Friday, 26 March 2010

Rhubarb, Rhubarb, Rhubarb

The Art of Coarse Acting suggests that when one is on stage and engaged in sotto voce conversation, one should mutter rhubarb, rhubarb, rhubarb in order to mimic real speech. Of course, the reality is that the actors are muttering You cut my best line, you bloody cad and Only because you ruined my comic pause, you great fat ham &c., &c.

It is nothing short of tragic to see the depths to which this noble plant has fallen: upstage mutterings or the odd crumble.

Earliest records of rhubarb go back to 2700 BC in China where it appears in The Divine Farmer's Herb-Root Classic. It was used medicinally and was considered more valuable than the rarest of spices. In fact, in 1839, the purgative quality of rhubarb had the Imperial Commissioner, Lin Zexu, writing to Queen Victoria insisting that she put a stop to the Opium Trade or else China would put a stop to the export of rhubarb which would, well, put a stop to the English Barbarians - if you get my drift - full stop.

It has been suggested that in order to scupper The Great Rhubarb Embargo, the crafty Victorians smuggled out the rhizomes and cultivated rhubarb in Yorkshire -

Excuse the self-indulgence, but I must digress for one moment. My favourite, favourite passage in the writer Hilary Mantel's Wolf Hall is between Cardinal Wolsey and Thomas Cromwell. Cromwell has just returned from Yorkshire where he's been upsetting monks.
"How was Yorkshire?" asks the Cardinal.
"Filthy," says Thomas. "Weather. People. Manners. Morals."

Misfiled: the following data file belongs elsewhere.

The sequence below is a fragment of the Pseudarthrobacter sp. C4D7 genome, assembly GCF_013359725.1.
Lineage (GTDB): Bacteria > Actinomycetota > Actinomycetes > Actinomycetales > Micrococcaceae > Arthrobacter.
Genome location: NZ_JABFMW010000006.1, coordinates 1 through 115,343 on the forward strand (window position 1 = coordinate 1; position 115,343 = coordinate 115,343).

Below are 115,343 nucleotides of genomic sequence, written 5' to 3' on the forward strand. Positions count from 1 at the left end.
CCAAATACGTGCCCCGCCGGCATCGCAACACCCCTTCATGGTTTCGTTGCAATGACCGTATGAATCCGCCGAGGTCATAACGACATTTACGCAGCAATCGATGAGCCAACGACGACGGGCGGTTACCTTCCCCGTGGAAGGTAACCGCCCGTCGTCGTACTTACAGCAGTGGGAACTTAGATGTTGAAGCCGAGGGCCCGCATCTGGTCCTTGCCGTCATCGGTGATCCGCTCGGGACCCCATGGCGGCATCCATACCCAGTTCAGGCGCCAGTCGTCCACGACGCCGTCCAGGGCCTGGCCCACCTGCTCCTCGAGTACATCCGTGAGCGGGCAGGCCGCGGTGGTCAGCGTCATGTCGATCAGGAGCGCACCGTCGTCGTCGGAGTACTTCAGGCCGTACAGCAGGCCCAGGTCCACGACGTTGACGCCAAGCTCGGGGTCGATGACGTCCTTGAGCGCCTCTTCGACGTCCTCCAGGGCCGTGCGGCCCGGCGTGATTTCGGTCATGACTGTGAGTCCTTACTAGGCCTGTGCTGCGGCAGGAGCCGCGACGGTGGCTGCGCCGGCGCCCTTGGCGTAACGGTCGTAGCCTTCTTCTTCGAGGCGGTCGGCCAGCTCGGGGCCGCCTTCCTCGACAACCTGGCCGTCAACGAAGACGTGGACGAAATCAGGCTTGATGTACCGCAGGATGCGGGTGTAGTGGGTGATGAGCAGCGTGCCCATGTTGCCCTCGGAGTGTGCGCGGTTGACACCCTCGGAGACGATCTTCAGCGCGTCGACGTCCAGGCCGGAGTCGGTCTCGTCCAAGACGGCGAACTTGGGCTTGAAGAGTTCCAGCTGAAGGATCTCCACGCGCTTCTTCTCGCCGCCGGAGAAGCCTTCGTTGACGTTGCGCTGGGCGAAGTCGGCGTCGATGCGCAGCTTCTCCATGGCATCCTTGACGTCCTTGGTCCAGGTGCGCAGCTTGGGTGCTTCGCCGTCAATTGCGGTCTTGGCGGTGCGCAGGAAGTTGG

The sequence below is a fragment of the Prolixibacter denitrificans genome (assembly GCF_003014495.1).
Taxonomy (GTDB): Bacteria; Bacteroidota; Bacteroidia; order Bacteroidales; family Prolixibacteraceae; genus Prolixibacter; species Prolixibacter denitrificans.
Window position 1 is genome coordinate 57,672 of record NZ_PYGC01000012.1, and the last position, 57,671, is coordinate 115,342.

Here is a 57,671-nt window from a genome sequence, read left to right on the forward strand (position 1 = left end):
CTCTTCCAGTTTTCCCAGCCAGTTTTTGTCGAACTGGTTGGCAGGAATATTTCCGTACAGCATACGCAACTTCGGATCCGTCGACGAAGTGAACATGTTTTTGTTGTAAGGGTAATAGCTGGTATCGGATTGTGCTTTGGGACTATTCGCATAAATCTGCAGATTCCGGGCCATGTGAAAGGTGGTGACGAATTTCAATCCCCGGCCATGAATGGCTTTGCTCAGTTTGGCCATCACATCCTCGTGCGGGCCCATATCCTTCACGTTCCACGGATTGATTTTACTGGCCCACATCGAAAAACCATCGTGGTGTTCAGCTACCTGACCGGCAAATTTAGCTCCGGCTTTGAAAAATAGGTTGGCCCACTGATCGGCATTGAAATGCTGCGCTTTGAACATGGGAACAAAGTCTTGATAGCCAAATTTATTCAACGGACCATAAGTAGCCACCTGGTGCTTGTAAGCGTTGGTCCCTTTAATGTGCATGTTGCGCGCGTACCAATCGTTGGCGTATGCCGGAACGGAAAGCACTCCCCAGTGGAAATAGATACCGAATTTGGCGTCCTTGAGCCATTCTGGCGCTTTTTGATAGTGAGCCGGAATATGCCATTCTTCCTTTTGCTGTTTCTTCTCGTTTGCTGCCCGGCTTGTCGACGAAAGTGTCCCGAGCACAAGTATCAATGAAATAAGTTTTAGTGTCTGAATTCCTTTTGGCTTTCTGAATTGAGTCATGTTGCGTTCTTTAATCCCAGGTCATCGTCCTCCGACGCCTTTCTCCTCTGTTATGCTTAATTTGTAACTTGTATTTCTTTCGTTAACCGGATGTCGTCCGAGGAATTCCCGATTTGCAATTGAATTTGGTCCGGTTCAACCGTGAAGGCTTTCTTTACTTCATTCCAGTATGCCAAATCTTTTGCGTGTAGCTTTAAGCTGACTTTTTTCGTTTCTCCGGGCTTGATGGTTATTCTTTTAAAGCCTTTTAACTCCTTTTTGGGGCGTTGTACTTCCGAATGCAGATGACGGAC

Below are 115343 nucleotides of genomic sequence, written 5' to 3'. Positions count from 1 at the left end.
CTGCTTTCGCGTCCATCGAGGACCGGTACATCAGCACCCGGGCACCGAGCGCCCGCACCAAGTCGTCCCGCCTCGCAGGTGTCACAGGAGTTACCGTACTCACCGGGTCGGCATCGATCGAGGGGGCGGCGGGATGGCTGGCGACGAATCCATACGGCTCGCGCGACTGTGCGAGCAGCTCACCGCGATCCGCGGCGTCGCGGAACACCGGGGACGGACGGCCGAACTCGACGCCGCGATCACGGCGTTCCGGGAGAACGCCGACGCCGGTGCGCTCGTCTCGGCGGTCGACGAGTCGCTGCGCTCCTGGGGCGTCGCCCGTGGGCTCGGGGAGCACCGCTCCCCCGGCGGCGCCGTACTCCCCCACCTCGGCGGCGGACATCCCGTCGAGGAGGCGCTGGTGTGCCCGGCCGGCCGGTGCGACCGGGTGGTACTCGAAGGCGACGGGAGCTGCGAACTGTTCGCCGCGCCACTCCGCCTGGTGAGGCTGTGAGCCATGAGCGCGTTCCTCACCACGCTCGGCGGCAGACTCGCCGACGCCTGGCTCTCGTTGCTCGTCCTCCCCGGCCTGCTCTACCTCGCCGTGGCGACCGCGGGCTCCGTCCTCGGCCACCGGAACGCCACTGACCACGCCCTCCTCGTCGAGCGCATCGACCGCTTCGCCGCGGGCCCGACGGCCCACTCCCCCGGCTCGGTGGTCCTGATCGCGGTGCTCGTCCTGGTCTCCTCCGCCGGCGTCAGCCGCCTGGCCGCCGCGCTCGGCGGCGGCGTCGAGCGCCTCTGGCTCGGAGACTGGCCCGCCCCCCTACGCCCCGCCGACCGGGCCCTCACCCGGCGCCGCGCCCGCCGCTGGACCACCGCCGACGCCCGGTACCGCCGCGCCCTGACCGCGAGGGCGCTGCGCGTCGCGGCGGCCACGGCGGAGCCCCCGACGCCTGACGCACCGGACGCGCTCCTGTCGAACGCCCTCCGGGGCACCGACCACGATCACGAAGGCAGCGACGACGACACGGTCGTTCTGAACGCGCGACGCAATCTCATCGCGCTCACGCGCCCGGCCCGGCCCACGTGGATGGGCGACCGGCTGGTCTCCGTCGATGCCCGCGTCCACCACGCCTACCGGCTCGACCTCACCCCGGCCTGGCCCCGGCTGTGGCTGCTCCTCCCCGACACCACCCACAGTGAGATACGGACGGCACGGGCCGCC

- in the Rhubarb Triangle, which is somewhere in the region of Wakefield but is a bit like the Bermuda Triangle because once you go into a Rhubarb Shed you are never seen again -

- without a flat cap.

The plants were fed with mungo and shoddy from t'mills (dark and satanic, naturally).

The reason I am so interested in all this is because a quantity of fleshy petioles came into my possession (cough) only yesterday, and I've knocked up 6lbs of rhubarb and ginger jam.

And rather than just eat it, like a normal person, I've spent an hour or so researching its origins.

F 'rinstance, did you know that rhubarb has an astringent effect on the mucous membranes of the nasal cavaties? So don't stick it up your nose.

Last year, I was given some posh bath oil scented with rhubarb. Every time I bathed in it, I was propositioned. I expect I smelled like a tart.

And on that note I'm away to toast my crumpets.

(Come on, it's still National Euphemism Week - let me squeeze that one in.)

Rhubarb jam recipe available here. (But even nicer if you add some finely chopped ginger.)


  1. Loved the post, and was JUST thinking about saying 'what about rhubarb and ginger jam - that's really nice' when you mentioned it! A friend used to make a rhubarb and orange crumble. It was superb. So maybe rhubarb and orange jam would work?

  2. Thanks, Fran, but that whole post was an excuse to boast about making jam.

    I was thinking about you and your fl*t c*p ...

    And I really did have rhubarb-scented bath oil. I'm surprised people didn't dollop custard on my head.

  3. Moptop, I made myself wait until this morning to read this post so that I could start out the day with a good giggle.
    Loved it. Really. Even though I was taught never to use that verb to express feelings for anything other than a human or a cat. Sorry, Mom.

  4. Thank you again, Deborah. I would have replied earlier, but I was covered in jam.

  5. Your photo of that little pot of jam looks more like a substace one might want to use to paint the town red - it has a decidedly wicked aura.

  6. Jinksy - a girl can do a lot with a pot of jam ...

  7. I was always warned that you couldn't talk about rhubarb if there was an R in the month?